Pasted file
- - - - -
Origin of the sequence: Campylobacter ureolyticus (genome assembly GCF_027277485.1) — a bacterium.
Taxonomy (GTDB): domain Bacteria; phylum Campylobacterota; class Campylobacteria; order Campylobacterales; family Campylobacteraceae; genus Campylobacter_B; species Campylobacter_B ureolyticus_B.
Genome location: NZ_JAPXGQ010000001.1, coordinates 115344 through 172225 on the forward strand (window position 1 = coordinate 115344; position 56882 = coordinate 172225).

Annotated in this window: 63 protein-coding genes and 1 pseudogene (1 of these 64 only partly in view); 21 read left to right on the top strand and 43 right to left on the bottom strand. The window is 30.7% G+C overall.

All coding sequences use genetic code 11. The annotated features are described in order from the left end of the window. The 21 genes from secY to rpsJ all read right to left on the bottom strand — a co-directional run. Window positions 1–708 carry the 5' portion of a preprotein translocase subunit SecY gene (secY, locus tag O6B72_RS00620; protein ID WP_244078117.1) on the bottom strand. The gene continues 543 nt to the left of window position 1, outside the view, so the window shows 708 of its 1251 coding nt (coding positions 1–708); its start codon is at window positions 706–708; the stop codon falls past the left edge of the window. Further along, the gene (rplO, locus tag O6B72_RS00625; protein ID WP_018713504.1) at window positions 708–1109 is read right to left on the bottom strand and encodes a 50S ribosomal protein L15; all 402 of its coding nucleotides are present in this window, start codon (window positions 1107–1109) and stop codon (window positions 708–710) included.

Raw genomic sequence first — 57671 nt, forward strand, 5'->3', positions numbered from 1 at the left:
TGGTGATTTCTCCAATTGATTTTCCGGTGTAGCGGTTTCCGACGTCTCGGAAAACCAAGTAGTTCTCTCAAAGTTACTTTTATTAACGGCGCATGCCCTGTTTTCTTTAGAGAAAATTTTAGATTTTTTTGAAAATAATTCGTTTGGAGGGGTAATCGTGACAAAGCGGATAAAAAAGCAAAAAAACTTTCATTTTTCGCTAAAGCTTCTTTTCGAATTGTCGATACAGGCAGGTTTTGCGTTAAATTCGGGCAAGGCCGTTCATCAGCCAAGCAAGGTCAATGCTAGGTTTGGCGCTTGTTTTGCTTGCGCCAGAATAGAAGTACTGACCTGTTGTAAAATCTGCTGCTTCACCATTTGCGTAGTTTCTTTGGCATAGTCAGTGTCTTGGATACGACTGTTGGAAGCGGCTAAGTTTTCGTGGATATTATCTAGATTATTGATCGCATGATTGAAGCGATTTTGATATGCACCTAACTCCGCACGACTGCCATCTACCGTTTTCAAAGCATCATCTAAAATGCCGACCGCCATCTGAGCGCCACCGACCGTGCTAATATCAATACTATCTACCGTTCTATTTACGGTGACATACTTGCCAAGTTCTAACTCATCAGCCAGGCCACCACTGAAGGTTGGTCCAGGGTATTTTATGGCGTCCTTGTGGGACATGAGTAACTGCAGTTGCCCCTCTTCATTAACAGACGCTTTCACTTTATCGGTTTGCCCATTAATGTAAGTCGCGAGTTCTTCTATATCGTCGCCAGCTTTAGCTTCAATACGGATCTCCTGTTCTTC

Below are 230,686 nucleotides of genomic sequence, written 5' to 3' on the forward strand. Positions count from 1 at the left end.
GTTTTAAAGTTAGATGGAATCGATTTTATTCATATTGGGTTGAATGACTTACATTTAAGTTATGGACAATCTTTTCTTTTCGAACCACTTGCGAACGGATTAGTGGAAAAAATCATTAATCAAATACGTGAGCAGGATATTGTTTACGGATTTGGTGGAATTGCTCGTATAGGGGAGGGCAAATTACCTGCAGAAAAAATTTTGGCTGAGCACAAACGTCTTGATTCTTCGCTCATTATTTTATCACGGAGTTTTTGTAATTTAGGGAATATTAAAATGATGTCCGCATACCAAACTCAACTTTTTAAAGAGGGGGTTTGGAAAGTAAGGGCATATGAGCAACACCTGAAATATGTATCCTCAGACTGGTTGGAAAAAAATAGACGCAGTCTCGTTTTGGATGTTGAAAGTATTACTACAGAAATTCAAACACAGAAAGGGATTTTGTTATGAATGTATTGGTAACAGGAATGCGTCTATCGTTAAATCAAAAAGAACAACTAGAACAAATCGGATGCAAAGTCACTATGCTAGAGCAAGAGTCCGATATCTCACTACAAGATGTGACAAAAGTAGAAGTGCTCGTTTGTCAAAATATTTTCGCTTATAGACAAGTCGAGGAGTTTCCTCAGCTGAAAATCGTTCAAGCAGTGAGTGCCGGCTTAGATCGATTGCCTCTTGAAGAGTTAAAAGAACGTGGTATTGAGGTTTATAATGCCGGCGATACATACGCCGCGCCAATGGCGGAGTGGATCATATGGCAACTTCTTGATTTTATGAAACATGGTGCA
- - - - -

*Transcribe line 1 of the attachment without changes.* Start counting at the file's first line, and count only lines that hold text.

Origin of the sequence: Campylobacter ureolyticus (genome assembly GCF_027277485.1) — a bacterium.